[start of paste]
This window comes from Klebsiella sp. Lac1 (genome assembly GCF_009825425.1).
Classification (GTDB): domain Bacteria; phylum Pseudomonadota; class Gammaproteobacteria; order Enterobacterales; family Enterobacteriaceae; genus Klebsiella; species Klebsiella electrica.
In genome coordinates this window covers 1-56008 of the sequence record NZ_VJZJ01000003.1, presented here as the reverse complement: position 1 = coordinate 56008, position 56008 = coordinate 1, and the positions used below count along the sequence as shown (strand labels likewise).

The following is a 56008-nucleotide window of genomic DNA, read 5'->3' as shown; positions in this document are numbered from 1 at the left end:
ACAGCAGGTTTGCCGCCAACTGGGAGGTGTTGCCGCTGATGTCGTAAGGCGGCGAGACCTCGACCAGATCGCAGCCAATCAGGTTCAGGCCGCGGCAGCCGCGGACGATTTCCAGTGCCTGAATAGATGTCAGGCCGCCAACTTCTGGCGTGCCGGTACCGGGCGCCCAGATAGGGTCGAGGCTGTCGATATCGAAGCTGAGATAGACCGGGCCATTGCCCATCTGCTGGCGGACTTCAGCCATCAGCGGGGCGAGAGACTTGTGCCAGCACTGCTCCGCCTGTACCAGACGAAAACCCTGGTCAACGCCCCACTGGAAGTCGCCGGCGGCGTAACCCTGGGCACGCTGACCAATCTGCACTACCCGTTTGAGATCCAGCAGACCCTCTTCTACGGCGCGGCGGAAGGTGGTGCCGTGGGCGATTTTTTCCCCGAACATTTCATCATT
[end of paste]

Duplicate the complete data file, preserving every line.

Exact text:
This window comes from Klebsiella sp. Lac1 (genome assembly GCF_009825425.1).
Classification (GTDB): domain Bacteria; phylum Pseudomonadota; class Gammaproteobacteria; order Enterobacterales; family Enterobacteriaceae; genus Klebsiella; species Klebsiella electrica.
In genome coordinates this window covers 1-56008 of the sequence record NZ_VJZJ01000003.1, presented here as the reverse complement: position 1 = coordinate 56008, position 56008 = coordinate 1, and the positions used below count along the sequence as shown (strand labels likewise).

The following is a 56008-nucleotide window of genomic DNA, read 5'->3' as shown; positions in this document are numbered from 1 at the left end:
ACAGCAGGTTTGCCGCCAACTGGGAGGTGTTGCCGCTGATGTCGTAAGGCGGCGAGACCTCGACCAGATCGCAGCCAATCAGGTTCAGGCCGCGGCAGCCGCGGACGATTTCCAGTGCCTGAATAGATGTCAGGCCGCCAACTTCTGGCGTGCCGGTACCGGGCGCCCAGATAGGGTCGAGGCTGTCGATATCGAAGCTGAGATAGACCGGGCCATTGCCCATCTGCTGGCGGACTTCAGCCATCAGCGGGGCGAGAGACTTGTGCCAGCACTGCTCCGCCTGTACCAGACGAAAACCCTGGTCAACGCCCCACTGGAAGTCGCCGGCGGCGTAACCCTGGGCACGCTGACCAATCTGCACTACCCGTTTGAGATCCAGCAGACCCTCTTCTACGGCGCGGCGGAAGGTGGTGCCGTGGGCGATTTTTTCCCCGAACATTTCATCATT